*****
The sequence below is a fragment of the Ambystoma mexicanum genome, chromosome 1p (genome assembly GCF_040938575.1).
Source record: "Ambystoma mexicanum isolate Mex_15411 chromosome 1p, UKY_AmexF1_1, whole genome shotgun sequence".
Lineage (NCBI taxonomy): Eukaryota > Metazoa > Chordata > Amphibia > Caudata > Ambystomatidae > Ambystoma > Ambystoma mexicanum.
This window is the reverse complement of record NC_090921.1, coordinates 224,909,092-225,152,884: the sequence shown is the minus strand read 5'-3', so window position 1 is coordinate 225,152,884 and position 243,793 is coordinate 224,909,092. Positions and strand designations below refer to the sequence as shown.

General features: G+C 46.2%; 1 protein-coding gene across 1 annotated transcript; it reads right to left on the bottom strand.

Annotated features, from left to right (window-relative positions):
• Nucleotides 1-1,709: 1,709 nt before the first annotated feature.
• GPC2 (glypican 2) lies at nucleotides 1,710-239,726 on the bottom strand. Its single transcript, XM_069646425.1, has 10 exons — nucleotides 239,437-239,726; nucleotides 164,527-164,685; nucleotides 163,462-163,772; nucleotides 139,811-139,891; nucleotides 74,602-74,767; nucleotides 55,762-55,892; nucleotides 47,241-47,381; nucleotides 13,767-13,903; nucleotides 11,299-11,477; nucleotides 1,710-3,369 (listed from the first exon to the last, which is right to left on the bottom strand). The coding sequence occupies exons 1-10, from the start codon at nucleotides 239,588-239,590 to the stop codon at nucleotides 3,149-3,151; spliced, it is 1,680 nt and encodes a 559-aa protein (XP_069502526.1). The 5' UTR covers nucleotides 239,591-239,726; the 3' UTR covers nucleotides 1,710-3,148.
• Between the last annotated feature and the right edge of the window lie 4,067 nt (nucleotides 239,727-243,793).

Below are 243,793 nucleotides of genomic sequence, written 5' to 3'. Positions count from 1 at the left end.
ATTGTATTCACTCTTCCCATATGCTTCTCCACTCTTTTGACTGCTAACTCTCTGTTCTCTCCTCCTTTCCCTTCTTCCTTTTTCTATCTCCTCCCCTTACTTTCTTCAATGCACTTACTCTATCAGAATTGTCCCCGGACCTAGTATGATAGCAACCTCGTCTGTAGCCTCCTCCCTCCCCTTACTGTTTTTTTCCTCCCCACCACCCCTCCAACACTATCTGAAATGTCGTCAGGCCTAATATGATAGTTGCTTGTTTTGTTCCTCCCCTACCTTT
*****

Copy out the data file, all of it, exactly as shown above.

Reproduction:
The sequence below is a fragment of the Ambystoma mexicanum genome, chromosome 1p (genome assembly GCF_040938575.1).
Source record: "Ambystoma mexicanum isolate Mex_15411 chromosome 1p, UKY_AmexF1_1, whole genome shotgun sequence".
Lineage (NCBI taxonomy): Eukaryota > Metazoa > Chordata > Amphibia > Caudata > Ambystomatidae > Ambystoma > Ambystoma mexicanum.
This window is the reverse complement of record NC_090921.1, coordinates 224,909,092-225,152,884: the sequence shown is the minus strand read 5'-3', so window position 1 is coordinate 225,152,884 and position 243,793 is coordinate 224,909,092. Positions and strand designations below refer to the sequence as shown.

General features: G+C 46.2%; 1 protein-coding gene across 1 annotated transcript; it reads right to left on the bottom strand.

Annotated features, from left to right (window-relative positions):
• Nucleotides 1-1,709: 1,709 nt before the first annotated feature.
• GPC2 (glypican 2) lies at nucleotides 1,710-239,726 on the bottom strand. Its single transcript, XM_069646425.1, has 10 exons — nucleotides 239,437-239,726; nucleotides 164,527-164,685; nucleotides 163,462-163,772; nucleotides 139,811-139,891; nucleotides 74,602-74,767; nucleotides 55,762-55,892; nucleotides 47,241-47,381; nucleotides 13,767-13,903; nucleotides 11,299-11,477; nucleotides 1,710-3,369 (listed from the first exon to the last, which is right to left on the bottom strand). The coding sequence occupies exons 1-10, from the start codon at nucleotides 239,588-239,590 to the stop codon at nucleotides 3,149-3,151; spliced, it is 1,680 nt and encodes a 559-aa protein (XP_069502526.1). The 5' UTR covers nucleotides 239,591-239,726; the 3' UTR covers nucleotides 1,710-3,148.
• Between the last annotated feature and the right edge of the window lie 4,067 nt (nucleotides 239,727-243,793).

Below are 243,793 nucleotides of genomic sequence, written 5' to 3'. Positions count from 1 at the left end.
ATTGTATTCACTCTTCCCATATGCTTCTCCACTCTTTTGACTGCTAACTCTCTGTTCTCTCCTCCTTTCCCTTCTTCCTTTTTCTATCTCCTCCCCTTACTTTCTTCAATGCACTTACTCTATCAGAATTGTCCCCGGACCTAGTATGATAGCAACCTCGTCTGTAGCCTCCTCCCTCCCCTTACTGTTTTTTTCCTCCCCACCACCCCTCCAACACTATCTGAAATGTCGTCAGGCCTAATATGATAGTTGCTTGTTTTGTTCCTCCCCTACCTTT